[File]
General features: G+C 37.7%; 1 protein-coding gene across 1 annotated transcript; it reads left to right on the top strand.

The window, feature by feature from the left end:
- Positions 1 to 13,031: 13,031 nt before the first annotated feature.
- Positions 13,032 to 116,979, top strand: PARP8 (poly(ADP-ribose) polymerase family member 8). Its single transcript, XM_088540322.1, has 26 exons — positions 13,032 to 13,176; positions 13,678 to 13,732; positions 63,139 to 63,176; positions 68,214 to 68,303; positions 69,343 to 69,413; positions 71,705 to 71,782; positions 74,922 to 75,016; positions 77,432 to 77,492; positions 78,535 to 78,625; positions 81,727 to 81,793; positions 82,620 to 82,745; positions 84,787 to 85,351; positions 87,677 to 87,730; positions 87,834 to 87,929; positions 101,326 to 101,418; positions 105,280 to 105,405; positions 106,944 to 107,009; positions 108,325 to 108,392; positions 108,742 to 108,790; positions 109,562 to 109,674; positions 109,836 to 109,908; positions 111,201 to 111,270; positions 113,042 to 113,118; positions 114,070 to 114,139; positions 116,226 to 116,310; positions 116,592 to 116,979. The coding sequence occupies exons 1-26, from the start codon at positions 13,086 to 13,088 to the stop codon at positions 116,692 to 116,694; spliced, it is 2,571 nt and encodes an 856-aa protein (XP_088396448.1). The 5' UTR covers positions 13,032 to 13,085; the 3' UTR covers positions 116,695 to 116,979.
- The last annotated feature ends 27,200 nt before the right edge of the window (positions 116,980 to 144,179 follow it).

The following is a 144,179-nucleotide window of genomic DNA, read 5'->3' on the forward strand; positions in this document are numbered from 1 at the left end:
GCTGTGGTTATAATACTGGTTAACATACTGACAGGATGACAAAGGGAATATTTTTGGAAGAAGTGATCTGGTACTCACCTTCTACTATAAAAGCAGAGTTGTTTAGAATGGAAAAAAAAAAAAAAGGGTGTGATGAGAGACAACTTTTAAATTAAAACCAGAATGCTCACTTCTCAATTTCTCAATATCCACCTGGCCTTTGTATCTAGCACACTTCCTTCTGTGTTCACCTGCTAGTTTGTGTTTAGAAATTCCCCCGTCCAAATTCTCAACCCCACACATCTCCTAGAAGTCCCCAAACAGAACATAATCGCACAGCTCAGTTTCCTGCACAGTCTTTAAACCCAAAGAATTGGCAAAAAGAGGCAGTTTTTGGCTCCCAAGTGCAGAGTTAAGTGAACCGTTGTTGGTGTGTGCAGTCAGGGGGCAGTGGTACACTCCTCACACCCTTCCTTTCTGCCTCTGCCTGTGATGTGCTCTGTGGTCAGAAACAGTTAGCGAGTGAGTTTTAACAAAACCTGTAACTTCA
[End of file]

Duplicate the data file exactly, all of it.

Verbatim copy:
General features: G+C 37.7%; 1 protein-coding gene across 1 annotated transcript; it reads left to right on the top strand.

The window, feature by feature from the left end:
- Positions 1 to 13,031: 13,031 nt before the first annotated feature.
- Positions 13,032 to 116,979, top strand: PARP8 (poly(ADP-ribose) polymerase family member 8). Its single transcript, XM_088540322.1, has 26 exons — positions 13,032 to 13,176; positions 13,678 to 13,732; positions 63,139 to 63,176; positions 68,214 to 68,303; positions 69,343 to 69,413; positions 71,705 to 71,782; positions 74,922 to 75,016; positions 77,432 to 77,492; positions 78,535 to 78,625; positions 81,727 to 81,793; positions 82,620 to 82,745; positions 84,787 to 85,351; positions 87,677 to 87,730; positions 87,834 to 87,929; positions 101,326 to 101,418; positions 105,280 to 105,405; positions 106,944 to 107,009; positions 108,325 to 108,392; positions 108,742 to 108,790; positions 109,562 to 109,674; positions 109,836 to 109,908; positions 111,201 to 111,270; positions 113,042 to 113,118; positions 114,070 to 114,139; positions 116,226 to 116,310; positions 116,592 to 116,979. The coding sequence occupies exons 1-26, from the start codon at positions 13,086 to 13,088 to the stop codon at positions 116,692 to 116,694; spliced, it is 2,571 nt and encodes an 856-aa protein (XP_088396448.1). The 5' UTR covers positions 13,032 to 13,085; the 3' UTR covers positions 116,695 to 116,979.
- The last annotated feature ends 27,200 nt before the right edge of the window (positions 116,980 to 144,179 follow it).

The following is a 144,179-nucleotide window of genomic DNA, read 5'->3' on the forward strand; positions in this document are numbered from 1 at the left end:
GCTGTGGTTATAATACTGGTTAACATACTGACAGGATGACAAAGGGAATATTTTTGGAAGAAGTGATCTGGTACTCACCTTCTACTATAAAAGCAGAGTTGTTTAGAATGGAAAAAAAAAAAAAAGGGTGTGATGAGAGACAACTTTTAAATTAAAACCAGAATGCTCACTTCTCAATTTCTCAATATCCACCTGGCCTTTGTATCTAGCACACTTCCTTCTGTGTTCACCTGCTAGTTTGTGTTTAGAAATTCCCCCGTCCAAATTCTCAACCCCACACATCTCCTAGAAGTCCCCAAACAGAACATAATCGCACAGCTCAGTTTCCTGCACAGTCTTTAAACCCAAAGAATTGGCAAAAAGAGGCAGTTTTTGGCTCCCAAGTGCAGAGTTAAGTGAACCGTTGTTGGTGTGTGCAGTCAGGGGGCAGTGGTACACTCCTCACACCCTTCCTTTCTGCCTCTGCCTGTGATGTGCTCTGTGGTCAGAAACAGTTAGCGAGTGAGTTTTAACAAAACCTGTAACTTCA